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Article about Rescue Crew Member (USS Register)
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I've always thought about how difficult it must have been for the rescue crew members to come upon that scene.... I'm sure it has stayed with those men throughout their lives.  See below article.

'They were in bad shape'

November 8, 2007

Though he doesn't tell the story like the animated character Quint from the 1975 film "Jaws," veteran George Stockland quietly recalls from experience one of the most talked about events of World War II -- the sinking and rescue of the USS Indianapolis, the ship that delivered the atomic bomb that ended the war.

Stockland was an electrician aboard the USS Register, which had just returned from escort duty when it was enlisted to aid in the rescue of survivors of the USS Indianapolis after it was torpedoed by a Japanese submarine in the Philippines Sea July 30, 1945.

The ship sank in 12 minutes. Of approximately 1,200 crew members, about 300 went down with the ship. The remaining men were forced into open, shark-infested waters.

Their mission was so top secret, the ship was never reported overdue or missing. Survivors were finally spotted four days later by a sea plane.

With the promise of a case of beer, Stockland said his skipper "made a special plea to the crew to look for survivors."

"The first thing I saw was a guy in a raft. It was like Robinson Crusoe."

Only 317 men were plucked from the sea. Many lost their lives to shark attacks, extreme conditions and not having food or fresh water to drink.

About a dozen survivors were boarded onto the USS Register.

"They were in bad shape," Stockland said, noting many of the survivors were badly burned from fuel oil.

In 1990, Stockland attended a reunion of his crew and survivors of the USS Indianapolis, with his wife, Carolyn, whom he met in Scotland and married in 1962. The Lake Villa couple have three grown children, Karen Dahl, Craig Stockland and Laurie Straub, and four grandchildren.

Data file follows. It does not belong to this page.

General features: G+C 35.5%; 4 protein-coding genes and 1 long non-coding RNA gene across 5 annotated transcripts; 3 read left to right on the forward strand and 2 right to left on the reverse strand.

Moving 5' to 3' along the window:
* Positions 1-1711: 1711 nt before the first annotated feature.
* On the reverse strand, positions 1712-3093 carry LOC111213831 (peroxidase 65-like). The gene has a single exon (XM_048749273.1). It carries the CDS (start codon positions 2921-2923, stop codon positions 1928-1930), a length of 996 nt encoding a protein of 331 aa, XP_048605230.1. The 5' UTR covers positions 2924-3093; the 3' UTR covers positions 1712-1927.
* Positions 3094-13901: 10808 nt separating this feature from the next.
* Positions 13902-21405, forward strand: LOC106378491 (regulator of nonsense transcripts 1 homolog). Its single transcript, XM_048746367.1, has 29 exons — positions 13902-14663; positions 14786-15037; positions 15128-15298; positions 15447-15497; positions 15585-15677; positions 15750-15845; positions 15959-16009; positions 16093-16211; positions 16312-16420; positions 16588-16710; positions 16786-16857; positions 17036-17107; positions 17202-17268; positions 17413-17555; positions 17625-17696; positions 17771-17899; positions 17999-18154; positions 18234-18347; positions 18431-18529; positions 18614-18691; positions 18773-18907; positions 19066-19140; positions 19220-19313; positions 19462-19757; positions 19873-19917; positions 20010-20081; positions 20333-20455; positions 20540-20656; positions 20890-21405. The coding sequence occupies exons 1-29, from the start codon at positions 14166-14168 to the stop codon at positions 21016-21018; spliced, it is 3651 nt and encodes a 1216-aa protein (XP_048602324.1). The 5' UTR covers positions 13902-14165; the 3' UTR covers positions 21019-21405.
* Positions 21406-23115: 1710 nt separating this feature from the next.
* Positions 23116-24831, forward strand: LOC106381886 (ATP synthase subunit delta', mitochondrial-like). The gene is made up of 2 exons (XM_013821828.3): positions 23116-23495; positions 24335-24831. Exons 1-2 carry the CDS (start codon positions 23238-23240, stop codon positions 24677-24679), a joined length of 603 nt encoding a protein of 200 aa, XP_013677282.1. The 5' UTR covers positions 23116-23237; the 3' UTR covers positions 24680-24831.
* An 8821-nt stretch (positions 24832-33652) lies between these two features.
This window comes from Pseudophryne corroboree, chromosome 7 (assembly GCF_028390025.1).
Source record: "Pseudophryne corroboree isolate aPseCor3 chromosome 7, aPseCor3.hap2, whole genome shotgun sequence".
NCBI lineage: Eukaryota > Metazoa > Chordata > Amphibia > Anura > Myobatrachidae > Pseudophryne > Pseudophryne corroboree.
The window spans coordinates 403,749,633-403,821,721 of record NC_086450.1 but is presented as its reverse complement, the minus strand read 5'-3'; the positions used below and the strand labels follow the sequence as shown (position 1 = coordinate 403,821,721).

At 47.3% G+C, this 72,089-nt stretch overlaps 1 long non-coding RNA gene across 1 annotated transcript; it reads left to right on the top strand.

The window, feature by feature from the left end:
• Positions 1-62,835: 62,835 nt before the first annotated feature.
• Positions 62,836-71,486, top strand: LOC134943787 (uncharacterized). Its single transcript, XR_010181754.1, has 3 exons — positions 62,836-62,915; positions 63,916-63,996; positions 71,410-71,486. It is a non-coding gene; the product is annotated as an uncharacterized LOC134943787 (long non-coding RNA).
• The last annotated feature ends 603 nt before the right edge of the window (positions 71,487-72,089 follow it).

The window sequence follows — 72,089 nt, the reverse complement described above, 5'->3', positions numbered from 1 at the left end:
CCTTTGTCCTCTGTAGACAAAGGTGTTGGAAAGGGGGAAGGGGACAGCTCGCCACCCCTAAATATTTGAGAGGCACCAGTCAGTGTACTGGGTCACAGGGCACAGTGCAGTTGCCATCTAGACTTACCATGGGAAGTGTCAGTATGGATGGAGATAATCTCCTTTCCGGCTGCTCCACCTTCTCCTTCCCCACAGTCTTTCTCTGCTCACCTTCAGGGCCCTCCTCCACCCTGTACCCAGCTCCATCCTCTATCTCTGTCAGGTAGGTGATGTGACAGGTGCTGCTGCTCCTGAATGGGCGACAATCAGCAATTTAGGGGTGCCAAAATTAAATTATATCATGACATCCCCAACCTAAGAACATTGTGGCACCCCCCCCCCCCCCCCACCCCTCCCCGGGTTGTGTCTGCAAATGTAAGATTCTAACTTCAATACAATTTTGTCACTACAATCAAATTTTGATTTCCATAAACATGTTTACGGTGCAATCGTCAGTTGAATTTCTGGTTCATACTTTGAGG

"There wasn't a dry eye in the house. It was very emotional," Carolyn said of the reunion.

Military man

George Stockland, now 81, grew up in Luverne, N.D., the youngest of seven children. Three of his older brothers were already serving in the military when he enlisted in the Navy in 1943, at age 17.

Stockland completed boot camp in Idaho before heading to the Navy base in San Diego.

"It was the first time I saw the ocean," he said.

The full realization that he was serving during wartime, said Stockland, didn't sink in until his ship, the USS Register, headed for Pearl Harbor with about 250 crew members in tow.

On May 20, 1945, the USS Register was struck by a Japanese Kamikaze pilot.

"I was working two decks below and heard guns going off. I thought, 'This is it.'"

The impact of the crash knocked two gun mounts out of commission, but Stockland said it was the best place for the plane to hit. No Navy personnel were killed, though a dozen or so were injured.

"We were fortunate," he said. "Had it hit anywhere else, we would've been in trouble."

Most of the wreckage, along with the pilot, tumbled over the side of the ship, Stockland said. Two other Japanese planes were shot down. A third was damaged, but escaped.

After the ordeal, the USS Register was mended by a repair ship and assigned to escort duty to Okinawa and Ulithi before returning to Leyte, an island in the Philippines.

It would be just a couple months later that the USS Register would recover survivors of the USS Indianapolis.

By the end of his military career in 1969, Stockland served 22 years over the course of three wars -- World War II, the Korean War and Vietnam. He also served three years as a commander at Great Lakes before retiring as a senior chief.

Stockland said he is proud of his military service and "would do it over again."

"I found a home there."

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